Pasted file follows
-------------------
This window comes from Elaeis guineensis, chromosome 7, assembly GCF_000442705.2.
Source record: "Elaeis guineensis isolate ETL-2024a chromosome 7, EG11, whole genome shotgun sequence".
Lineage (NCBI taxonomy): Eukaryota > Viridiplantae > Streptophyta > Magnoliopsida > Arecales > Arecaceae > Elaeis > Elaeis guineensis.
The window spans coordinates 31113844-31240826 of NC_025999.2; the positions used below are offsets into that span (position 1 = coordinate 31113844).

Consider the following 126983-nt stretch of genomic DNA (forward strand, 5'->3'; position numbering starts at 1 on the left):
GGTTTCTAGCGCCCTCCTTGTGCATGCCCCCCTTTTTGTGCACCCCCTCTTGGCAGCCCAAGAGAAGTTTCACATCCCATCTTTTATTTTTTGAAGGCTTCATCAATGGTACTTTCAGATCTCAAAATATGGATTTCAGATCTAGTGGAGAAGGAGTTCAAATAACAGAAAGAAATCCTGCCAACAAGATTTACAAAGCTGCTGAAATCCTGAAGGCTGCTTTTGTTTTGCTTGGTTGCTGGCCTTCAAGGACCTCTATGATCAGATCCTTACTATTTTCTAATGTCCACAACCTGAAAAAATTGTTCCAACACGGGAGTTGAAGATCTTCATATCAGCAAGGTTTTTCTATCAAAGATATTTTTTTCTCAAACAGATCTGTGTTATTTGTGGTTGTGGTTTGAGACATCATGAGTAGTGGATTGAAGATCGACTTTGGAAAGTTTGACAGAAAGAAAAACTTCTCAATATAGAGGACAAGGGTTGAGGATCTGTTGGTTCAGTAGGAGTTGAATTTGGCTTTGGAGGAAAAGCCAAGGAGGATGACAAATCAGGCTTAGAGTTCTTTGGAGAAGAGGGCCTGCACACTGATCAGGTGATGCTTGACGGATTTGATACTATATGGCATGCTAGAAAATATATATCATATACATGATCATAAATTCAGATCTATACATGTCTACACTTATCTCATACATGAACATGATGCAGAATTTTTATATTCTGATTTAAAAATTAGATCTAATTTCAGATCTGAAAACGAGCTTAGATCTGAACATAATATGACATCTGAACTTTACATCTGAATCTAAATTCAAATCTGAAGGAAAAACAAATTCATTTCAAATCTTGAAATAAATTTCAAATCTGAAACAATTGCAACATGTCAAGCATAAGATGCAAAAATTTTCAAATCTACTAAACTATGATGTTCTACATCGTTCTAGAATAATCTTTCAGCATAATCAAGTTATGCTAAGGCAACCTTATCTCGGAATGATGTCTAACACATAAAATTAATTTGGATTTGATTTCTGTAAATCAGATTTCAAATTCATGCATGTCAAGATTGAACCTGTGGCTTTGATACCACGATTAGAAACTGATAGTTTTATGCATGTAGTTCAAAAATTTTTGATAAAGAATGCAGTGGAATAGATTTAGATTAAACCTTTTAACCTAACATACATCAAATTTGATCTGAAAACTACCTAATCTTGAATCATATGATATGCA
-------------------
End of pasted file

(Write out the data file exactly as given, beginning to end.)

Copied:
This window comes from Elaeis guineensis, chromosome 7, assembly GCF_000442705.2.
Source record: "Elaeis guineensis isolate ETL-2024a chromosome 7, EG11, whole genome shotgun sequence".
Lineage (NCBI taxonomy): Eukaryota > Viridiplantae > Streptophyta > Magnoliopsida > Arecales > Arecaceae > Elaeis > Elaeis guineensis.
The window spans coordinates 31113844-31240826 of NC_025999.2; the positions used below are offsets into that span (position 1 = coordinate 31113844).

Consider the following 126983-nt stretch of genomic DNA (forward strand, 5'->3'; position numbering starts at 1 on the left):
GGTTTCTAGCGCCCTCCTTGTGCATGCCCCCCTTTTTGTGCACCCCCTCTTGGCAGCCCAAGAGAAGTTTCACATCCCATCTTTTATTTTTTGAAGGCTTCATCAATGGTACTTTCAGATCTCAAAATATGGATTTCAGATCTAGTGGAGAAGGAGTTCAAATAACAGAAAGAAATCCTGCCAACAAGATTTACAAAGCTGCTGAAATCCTGAAGGCTGCTTTTGTTTTGCTTGGTTGCTGGCCTTCAAGGACCTCTATGATCAGATCCTTACTATTTTCTAATGTCCACAACCTGAAAAAATTGTTCCAACACGGGAGTTGAAGATCTTCATATCAGCAAGGTTTTTCTATCAAAGATATTTTTTTCTCAAACAGATCTGTGTTATTTGTGGTTGTGGTTTGAGACATCATGAGTAGTGGATTGAAGATCGACTTTGGAAAGTTTGACAGAAAGAAAAACTTCTCAATATAGAGGACAAGGGTTGAGGATCTGTTGGTTCAGTAGGAGTTGAATTTGGCTTTGGAGGAAAAGCCAAGGAGGATGACAAATCAGGCTTAGAGTTCTTTGGAGAAGAGGGCCTGCACACTGATCAGGTGATGCTTGACGGATTTGATACTATATGGCATGCTAGAAAATATATATCATATACATGATCATAAATTCAGATCTATACATGTCTACACTTATCTCATACATGAACATGATGCAGAATTTTTATATTCTGATTTAAAAATTAGATCTAATTTCAGATCTGAAAACGAGCTTAGATCTGAACATAATATGACATCTGAACTTTACATCTGAATCTAAATTCAAATCTGAAGGAAAAACAAATTCATTTCAAATCTTGAAATAAATTTCAAATCTGAAACAATTGCAACATGTCAAGCATAAGATGCAAAAATTTTCAAATCTACTAAACTATGATGTTCTACATCGTTCTAGAATAATCTTTCAGCATAATCAAGTTATGCTAAGGCAACCTTATCTCGGAATGATGTCTAACACATAAAATTAATTTGGATTTGATTTCTGTAAATCAGATTTCAAATTCATGCATGTCAAGATTGAACCTGTGGCTTTGATACCACGATTAGAAACTGATAGTTTTATGCATGTAGTTCAAAAATTTTTGATAAAGAATGCAGTGGAATAGATTTAGATTAAACCTTTTAACCTAACATACATCAAATTTGATCTGAAAACTACCTAATCTTGAATCATATGATATGCA